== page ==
Deviations in routine can be hard for children – especially during the holidays. It can be such a fun time of year, but it can be hard for kids because things that are usually predictable and scheduled in their lives get thrown off. Traveling, time zones, staying in new places, having company come visit… all of these things mess with very important things in their little worlds! Here are some helpful tips for helping kids manage changes in routine throughout the Holiday Season.
1. Adjust your own expectations.
Take a minute and assess your own expectations of your child and make sure it’s realistic. Their nap times are likely being disrupted. Bedtime may be pushed around. They may be having more sugar than normal. They may be having people in their space more than they’re used to.
It’s not fair to have the same level of expectations for their behavior as you would on a normal day.
Think of how irritable you can get when you’re hungry or when you miss out on sleep. If we as adults can have a hard time being nice and regulating ourselves when we’re out of our normal routine, think of how much harder it may be for a child. Acknowledge the fact that your expectations for their behavior is going to have to be lowered some during this season.
2. Talk with them about what to expect.
We make plans and we know what to expect, but sometimes we forget that our kids might like to know those plans too. Even babies who aren’t verbal yet can benefit from knowing what the plan is.
Think about it from a child’s perspective. Their world is relatively predictable. They probably wake up at a similar time of day every day. They probably eat their meals at roughly the same time every day. They probably have a variety of activities that they do on a daily basis. They know who they can expect to see in their house. They know where their favorite toys are and where their bed is. They know where the bathroom is. Their world is predictable. They know what to expect.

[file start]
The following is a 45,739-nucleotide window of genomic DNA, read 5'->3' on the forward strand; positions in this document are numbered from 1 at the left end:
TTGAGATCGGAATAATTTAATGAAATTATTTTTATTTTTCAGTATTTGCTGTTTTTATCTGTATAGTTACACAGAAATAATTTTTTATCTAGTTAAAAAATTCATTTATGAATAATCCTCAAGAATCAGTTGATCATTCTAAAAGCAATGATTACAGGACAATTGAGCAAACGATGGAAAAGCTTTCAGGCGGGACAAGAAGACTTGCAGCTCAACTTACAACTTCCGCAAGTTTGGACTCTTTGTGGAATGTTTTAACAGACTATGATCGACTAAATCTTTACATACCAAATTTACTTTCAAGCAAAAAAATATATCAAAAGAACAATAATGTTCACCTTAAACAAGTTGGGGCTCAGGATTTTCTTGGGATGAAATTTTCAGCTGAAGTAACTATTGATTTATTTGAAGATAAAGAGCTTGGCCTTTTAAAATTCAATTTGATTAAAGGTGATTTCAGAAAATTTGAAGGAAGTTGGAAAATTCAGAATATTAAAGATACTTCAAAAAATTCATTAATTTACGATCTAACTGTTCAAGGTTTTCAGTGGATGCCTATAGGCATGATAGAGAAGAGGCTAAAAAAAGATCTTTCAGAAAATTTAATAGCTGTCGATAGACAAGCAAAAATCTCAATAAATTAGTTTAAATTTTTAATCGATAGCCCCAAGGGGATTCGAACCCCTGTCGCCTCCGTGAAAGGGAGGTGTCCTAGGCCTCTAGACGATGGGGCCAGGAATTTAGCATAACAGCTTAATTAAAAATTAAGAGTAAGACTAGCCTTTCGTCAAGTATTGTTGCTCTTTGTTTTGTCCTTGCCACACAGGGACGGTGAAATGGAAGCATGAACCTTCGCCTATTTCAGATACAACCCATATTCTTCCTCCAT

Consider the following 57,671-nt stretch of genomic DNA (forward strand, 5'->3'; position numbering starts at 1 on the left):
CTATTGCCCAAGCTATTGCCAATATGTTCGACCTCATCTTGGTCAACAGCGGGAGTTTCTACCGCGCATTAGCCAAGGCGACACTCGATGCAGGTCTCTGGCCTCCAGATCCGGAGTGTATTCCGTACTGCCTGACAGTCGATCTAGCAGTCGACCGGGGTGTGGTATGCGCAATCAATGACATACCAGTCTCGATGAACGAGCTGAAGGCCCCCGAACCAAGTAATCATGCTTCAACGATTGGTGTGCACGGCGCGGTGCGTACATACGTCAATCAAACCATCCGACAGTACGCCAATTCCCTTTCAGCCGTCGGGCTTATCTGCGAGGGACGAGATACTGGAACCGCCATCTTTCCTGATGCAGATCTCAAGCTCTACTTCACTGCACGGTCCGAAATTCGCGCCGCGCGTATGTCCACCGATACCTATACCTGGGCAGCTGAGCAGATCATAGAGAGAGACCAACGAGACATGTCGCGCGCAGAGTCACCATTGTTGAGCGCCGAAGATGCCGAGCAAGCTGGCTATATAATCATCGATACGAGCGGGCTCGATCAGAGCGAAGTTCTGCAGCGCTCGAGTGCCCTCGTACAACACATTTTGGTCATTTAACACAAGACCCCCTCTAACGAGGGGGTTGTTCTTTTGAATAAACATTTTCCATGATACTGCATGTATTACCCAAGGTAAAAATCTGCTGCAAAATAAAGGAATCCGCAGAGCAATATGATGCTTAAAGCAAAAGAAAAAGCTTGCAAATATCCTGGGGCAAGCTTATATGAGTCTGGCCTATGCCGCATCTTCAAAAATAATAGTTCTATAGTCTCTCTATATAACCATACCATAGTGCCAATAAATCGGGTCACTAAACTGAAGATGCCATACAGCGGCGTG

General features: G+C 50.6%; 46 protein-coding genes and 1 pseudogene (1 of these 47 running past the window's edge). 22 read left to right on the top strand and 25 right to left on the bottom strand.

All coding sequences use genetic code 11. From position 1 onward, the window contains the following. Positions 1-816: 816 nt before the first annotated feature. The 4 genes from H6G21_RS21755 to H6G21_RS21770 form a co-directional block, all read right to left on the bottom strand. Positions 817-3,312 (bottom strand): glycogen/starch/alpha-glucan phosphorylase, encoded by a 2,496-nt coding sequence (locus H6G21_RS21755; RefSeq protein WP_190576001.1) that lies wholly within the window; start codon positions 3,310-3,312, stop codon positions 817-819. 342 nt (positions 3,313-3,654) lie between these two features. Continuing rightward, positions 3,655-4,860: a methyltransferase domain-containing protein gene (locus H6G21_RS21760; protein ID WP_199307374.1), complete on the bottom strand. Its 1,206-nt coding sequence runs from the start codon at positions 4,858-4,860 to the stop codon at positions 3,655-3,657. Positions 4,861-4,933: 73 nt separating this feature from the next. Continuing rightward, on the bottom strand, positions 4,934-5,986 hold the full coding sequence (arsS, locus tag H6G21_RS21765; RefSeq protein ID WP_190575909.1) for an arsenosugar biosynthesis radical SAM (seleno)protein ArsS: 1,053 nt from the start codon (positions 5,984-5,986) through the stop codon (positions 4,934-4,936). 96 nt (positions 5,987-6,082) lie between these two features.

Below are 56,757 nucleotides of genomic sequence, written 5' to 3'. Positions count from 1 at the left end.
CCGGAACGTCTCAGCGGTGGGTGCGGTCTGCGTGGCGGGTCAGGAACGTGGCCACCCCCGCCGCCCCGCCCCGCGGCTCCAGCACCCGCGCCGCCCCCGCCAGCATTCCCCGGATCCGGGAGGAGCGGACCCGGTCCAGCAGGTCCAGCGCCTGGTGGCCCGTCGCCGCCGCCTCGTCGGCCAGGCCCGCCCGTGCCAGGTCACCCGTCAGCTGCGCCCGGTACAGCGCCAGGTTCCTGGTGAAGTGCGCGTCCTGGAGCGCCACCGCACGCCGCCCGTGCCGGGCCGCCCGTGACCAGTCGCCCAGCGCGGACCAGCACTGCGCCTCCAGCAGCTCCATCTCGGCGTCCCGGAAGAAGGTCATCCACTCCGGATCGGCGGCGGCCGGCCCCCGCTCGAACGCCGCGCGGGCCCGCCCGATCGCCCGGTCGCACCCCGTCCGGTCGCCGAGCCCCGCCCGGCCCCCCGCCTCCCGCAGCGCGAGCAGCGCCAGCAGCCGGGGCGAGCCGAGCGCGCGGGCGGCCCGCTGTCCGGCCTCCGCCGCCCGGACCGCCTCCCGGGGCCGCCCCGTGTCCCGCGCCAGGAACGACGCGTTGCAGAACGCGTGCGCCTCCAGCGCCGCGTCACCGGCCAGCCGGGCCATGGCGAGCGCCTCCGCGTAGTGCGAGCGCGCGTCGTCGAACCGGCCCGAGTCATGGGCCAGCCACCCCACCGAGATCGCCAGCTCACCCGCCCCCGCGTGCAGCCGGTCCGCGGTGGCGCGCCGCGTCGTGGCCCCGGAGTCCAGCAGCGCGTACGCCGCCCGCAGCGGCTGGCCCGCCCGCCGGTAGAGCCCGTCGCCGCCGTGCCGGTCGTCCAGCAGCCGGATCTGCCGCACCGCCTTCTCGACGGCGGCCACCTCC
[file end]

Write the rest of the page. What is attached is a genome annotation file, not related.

Whether you’re traveling somewhere else or having out of town guests come to stay with you, it throws your kids’ little world off kilter! You may know that you’re going to Aunt Suzie’s house for four days and then coming home, but if you haven’t communicated that to your child, how are they supposed to know that? You may know what room you’re going to sleep in at Aunt Suzie’s, or that you brought your child’s favorite toys with you, but your child may not.
If you’re having company come to your house, your child suddenly sees new faces in the house every morning when he wakes up and he may be unsure of how long it will last. Suddenly his play room may be taken over by suitcases, and his favorite toys may have been moved around to make space for someone else. All of these things can make a young child feel insecure.
Talk with your child about what to expect. Even if your child is not verbal yet, tell them about where you’re going or who’s coming over. Tell them as much detail about the arrangements as possible so that they are as aware as they can be.
3. Increase predictability: Make a visual schedule.
Any little bit that you can do to increase the predictability in your child’s day will help build their sense of security. Use a calendar to show your child how long the visit will last. Cross days off as you count down to the visit, and continue to mark them during the visit.
Even though schedules are usually thrown off during the holidays, you can create as much predictability as possible by creating a visual schedule for the day. You can download a free printable calendar and schedule cards below!
Keep it simple. Since there may be a lot of unpredictability in the day, only put the things you KNOW will happen. For instance, you know your child will eat breakfast, lunch, and dinner. You may know that your child will have play time, and have a rest time.
Introduce a “wild card” that you can use to add in when things come up that weren’t planned. Teach your child about the “wild card” ahead of time and explain that sometimes things come up that weren’t planned. Sometimes these are fun things, but sometimes they can be disappointing or frustrating if it interferes with things we were expecting to do. Teach them some healthy ways to handle their frustration if that happens. For more tips on teaching children to regulate big emotions see this post.